A couple of men started to speak up, but Max silenced them by pulling out a .38 Special, which he did not point at anybody. He didn’t have to.

“Still,” he continued, “there is no reason in the world why this has to be a totally negative experience. I urge you—strongly urge you—to simply drop your valuables into the sack we’ll be bringing around. Watches, brooches, necklaces, jewellery of any kind. We’re not brutes—wedding rings are not required unless extraordinarily valuable—worth, say, over five thousand.”

“Bullshit,” someone said. Owen didn’t see who it was; he was more worried about a small, lean man moving slowly, almost imperceptibly toward Max from behind. Owen unhooked the elegant velvet rope that reached upward to the skylights all the way from the lower floor. He took a pair of leather gloves from his pocket, put them on, and slowly slid down the rope to the floor below, planting himself firmly between Max and the approaching man. Pure Errol Flynn.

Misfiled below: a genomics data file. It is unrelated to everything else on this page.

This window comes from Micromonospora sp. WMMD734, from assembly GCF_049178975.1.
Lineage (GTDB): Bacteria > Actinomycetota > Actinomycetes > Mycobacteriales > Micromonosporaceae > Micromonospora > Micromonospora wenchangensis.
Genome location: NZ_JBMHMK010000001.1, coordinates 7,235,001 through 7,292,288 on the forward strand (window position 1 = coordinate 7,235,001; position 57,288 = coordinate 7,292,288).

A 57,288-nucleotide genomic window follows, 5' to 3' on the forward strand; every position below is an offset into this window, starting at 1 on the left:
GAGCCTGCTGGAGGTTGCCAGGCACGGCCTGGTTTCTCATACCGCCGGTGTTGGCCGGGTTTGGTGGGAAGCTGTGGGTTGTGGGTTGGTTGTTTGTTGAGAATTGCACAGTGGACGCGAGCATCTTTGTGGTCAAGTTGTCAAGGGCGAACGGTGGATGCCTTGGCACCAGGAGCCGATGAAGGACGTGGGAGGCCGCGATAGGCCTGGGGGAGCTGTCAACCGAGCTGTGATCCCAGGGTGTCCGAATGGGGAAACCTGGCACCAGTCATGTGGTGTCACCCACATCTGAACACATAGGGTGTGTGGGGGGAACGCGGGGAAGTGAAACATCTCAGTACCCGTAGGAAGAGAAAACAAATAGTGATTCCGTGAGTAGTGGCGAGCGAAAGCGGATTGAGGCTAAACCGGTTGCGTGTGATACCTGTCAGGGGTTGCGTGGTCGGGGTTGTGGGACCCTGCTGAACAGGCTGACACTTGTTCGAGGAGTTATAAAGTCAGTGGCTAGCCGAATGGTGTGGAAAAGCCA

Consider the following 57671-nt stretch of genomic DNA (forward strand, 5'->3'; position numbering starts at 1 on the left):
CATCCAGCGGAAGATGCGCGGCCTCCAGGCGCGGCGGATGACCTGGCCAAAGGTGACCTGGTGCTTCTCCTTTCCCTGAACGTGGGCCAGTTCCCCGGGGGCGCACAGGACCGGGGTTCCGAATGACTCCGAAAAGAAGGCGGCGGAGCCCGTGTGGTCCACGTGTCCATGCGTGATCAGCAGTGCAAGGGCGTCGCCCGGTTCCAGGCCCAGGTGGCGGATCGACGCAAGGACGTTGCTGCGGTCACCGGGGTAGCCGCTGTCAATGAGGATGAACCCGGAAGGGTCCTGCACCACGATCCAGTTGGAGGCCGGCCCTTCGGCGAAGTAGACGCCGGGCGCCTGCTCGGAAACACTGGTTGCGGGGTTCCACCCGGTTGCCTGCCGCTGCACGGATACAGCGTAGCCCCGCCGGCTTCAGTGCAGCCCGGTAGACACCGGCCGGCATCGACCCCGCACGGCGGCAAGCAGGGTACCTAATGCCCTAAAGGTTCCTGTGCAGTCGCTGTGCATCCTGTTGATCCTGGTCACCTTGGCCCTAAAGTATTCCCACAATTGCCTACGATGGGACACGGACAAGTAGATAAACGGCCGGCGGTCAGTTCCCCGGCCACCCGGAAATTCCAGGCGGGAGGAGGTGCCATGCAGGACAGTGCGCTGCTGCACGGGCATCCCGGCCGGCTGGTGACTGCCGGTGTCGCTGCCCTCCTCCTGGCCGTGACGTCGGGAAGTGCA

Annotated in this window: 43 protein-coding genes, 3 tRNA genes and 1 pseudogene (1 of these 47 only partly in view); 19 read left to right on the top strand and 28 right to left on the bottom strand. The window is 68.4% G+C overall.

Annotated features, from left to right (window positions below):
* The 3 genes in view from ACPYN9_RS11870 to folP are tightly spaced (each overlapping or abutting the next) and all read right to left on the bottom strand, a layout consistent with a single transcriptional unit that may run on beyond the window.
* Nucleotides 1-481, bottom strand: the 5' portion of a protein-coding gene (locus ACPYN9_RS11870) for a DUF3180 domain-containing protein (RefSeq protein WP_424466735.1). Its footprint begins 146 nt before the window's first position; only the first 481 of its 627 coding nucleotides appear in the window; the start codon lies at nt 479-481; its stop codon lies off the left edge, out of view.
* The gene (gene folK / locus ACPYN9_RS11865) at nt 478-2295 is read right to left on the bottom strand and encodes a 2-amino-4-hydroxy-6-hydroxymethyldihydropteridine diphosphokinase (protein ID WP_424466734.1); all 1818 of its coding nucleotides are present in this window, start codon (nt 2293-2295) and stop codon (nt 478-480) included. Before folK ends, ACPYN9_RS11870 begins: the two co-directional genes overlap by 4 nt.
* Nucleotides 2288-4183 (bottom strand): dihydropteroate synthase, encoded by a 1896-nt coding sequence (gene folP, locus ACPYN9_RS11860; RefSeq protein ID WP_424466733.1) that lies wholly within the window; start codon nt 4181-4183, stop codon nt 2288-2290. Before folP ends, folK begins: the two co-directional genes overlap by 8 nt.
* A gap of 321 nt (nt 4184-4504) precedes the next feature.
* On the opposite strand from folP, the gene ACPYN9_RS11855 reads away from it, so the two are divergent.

“Don’t even think about it,” he said, and the man went still.

Max handed Owen a sack emblazoned with a red Republican elephant. Owen began going to each of the women in turn, holding it open.

“No tricks, mister,” Max said to the man, still in his East Coast accent. “The usual rules will be strictly enforced. Nobody moves, nobody leaves. This’ll only take a few minutes.”

The lean man was now edging toward a door.

“Don’t spoil it for everybody,” Max said to him, gesturing with the gun. “This is very much a money-or-your-life situation.”

“Try and stop me.”

Roscoe, one of Max’s caterers, reared up to his full height, which was considerable, and the man veered toward a different exit. Pookie, Roscoe’s colleague, stepped forward. The man kept coming. Pookie reached for his weapon, but Max fired first, a single shot into the ceiling that made an enormous noise. The smokeless blanks they always used were even louder than the real thing, and made Owen jump every time.

BOOK: No Such Creature
11.01Mb size Format: txt, pdf, ePub